• This Savage Song by Victoria Schwab

In the past year, Victoria Schwab has become one of my favorite authors. Her worlds and characters are so distinct and the plots are always action packed. This Savage Song is no different. The story centers on two protagonists, Kate Harker and August Flynn. Both reside in a city divided between monsters and humans. They exist in this kind of dystopian world where violence seems to create dangerous monsters.

August is one of those monsters desperately trying to live a normal life and Kate is the daughter of a man who uses the threat of monsters for his own personal gain. When the two sides collide, August and Kate are thrown together, fighting for their own survival. What makes this story different from some other YA releases is that there is no romance between the main characters. Instead, they build a bond of friendship. That may not sound so groundbreaking, but it seems like so many YA novels romantically pair their male and female protagonists.

While the world building wasn't quite as fantastic as some of her previous books, the reading experience was just as fantastic. The end of every chapter forced you to keep reading, which is both a positive and a negative, particularly if you have to go to work early in the morning. All I can say is you are really missing out if you haven't read a Victoria Schwab book.
  • Ancient Egypt: Civilizations of the Nile Valley from Pharaohs to Farmers by Parragon Publishing
Near the beginning of August, I was looking around a dollar store and ran across this book. As some of you may know, I have a huge interest in Ancient Egypt and I love reading about it.

As far as the content of the book is concerned, it provides a nice broad overview of the culture, particularly for those without too much knowledge of the time period and region. If you've already studied Ancient Egypt in the past, this book really won't provide you with new information. In fact, I found the text to be really too broad to suit my taste. but the photographs and illustrations were very interesting to look at. It also made for some great light reading near the end of the month.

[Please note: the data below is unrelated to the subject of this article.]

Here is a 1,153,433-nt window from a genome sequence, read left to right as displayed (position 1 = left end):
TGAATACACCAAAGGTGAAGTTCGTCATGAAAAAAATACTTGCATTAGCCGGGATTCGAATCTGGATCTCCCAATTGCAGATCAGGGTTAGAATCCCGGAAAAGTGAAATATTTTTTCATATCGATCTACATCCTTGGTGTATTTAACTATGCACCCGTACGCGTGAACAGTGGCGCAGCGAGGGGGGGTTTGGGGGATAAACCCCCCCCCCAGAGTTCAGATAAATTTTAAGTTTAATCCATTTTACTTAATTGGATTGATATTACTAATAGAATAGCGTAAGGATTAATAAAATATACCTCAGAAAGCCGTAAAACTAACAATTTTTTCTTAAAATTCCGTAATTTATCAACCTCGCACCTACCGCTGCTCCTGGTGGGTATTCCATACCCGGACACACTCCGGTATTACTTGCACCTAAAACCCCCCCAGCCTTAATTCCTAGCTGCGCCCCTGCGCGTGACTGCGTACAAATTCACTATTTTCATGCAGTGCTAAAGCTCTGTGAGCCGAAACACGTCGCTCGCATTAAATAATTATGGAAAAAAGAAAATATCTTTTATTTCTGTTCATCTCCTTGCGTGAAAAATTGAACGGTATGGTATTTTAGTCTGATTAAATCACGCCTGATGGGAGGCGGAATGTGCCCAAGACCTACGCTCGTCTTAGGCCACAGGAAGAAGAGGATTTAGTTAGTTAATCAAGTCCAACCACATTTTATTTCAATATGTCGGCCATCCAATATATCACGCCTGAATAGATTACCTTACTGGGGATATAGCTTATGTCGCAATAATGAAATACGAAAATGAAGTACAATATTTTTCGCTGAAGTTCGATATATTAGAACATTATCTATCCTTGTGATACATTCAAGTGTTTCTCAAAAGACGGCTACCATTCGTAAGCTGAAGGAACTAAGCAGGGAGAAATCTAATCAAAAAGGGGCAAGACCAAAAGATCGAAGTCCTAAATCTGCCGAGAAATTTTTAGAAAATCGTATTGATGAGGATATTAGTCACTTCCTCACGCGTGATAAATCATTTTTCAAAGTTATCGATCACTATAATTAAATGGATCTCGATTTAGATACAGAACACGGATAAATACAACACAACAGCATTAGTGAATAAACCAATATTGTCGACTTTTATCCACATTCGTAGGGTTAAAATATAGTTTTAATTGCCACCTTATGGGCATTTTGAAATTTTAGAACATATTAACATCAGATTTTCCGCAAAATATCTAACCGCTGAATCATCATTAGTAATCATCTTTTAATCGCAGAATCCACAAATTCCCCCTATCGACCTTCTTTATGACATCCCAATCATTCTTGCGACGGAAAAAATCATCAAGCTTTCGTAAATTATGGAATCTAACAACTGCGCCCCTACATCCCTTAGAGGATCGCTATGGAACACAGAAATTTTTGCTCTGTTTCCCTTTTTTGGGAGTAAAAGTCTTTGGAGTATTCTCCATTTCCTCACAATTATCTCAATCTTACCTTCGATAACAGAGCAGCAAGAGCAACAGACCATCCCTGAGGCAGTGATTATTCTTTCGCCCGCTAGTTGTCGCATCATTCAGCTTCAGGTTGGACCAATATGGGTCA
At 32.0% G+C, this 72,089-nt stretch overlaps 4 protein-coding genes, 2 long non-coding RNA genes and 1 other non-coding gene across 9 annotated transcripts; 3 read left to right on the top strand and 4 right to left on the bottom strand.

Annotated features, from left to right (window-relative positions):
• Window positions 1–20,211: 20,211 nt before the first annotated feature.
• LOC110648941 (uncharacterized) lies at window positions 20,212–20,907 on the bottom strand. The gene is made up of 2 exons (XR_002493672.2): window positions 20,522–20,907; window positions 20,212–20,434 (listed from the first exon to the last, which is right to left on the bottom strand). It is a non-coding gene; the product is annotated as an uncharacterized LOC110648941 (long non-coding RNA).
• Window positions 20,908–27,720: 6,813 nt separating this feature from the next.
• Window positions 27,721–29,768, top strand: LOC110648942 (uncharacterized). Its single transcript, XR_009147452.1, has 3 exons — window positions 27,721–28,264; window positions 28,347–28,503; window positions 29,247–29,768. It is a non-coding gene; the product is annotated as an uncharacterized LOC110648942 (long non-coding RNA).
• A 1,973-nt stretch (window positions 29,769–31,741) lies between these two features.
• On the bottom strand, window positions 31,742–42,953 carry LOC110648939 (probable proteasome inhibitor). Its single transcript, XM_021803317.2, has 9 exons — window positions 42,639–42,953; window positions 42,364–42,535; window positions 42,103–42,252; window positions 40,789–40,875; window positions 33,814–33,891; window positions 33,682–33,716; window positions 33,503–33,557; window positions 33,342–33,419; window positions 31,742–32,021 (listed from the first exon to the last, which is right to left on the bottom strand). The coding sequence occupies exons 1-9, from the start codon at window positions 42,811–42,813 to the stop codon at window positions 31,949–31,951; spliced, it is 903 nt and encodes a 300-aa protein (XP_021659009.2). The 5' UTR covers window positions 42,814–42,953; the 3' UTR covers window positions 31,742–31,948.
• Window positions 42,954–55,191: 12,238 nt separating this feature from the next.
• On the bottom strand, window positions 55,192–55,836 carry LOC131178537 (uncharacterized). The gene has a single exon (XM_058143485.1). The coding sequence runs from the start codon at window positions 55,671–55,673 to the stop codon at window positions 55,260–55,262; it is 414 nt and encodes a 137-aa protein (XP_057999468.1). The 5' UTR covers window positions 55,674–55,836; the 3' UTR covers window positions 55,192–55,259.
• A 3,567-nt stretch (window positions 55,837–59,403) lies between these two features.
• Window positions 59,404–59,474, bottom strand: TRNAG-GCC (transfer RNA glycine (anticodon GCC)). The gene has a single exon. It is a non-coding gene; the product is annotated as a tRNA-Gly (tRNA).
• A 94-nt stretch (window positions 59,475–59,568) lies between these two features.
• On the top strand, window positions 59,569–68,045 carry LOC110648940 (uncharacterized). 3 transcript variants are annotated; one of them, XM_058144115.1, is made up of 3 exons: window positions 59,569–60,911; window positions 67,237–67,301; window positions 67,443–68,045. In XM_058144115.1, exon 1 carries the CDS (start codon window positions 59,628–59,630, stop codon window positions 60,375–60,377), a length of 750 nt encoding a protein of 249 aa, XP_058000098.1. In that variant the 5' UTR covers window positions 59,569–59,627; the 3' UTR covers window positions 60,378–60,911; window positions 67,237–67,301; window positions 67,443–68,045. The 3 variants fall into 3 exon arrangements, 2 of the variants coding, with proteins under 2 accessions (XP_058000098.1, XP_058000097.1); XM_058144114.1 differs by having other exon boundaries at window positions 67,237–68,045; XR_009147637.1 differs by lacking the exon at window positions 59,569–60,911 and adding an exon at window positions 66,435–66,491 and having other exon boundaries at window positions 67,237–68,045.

• The Paris Architect by Charles Belfoure

Recently, I've read a lot of fiction books set during WWII with a good majority of them taking place in France. Personally, the best books with this setting are thought-provoking. They are grounded enough in the time period to give you a sense of how terrible life would have been like then, while also having complex characters that allow you to emotionally connect to the story.

Some of those books strike that nice balance, while others don't. I found that The Paris Architect was kind of an average read. The story focuses on Lucien Bernard, an architect living in France. Not much work has come his way since the German occupation of France. All of that changes when a wealthy industrialist offers him a large sum of money to devise a hiding place for Jews escaping persecution. Part of the deal also includes designing factories for the Germans.

I found the plot to be pretty engaging, although it did lag at some points. The main reason why I didn't rate this book any higher is because I really didn't connect with the main character. Granted, I don't expect all protagonists in such a situation to be morally perfect, but I didn't like him at the start of the novel and nothing changed by the end.
Those are all of the books that I managed to read during August. The month was by no means a complete fail and I did happen to read some really great books. Now that I've gotten back into the habit of blogging again, hopefully this month will be a little more productive. Now to tackle all of those new books that I bought.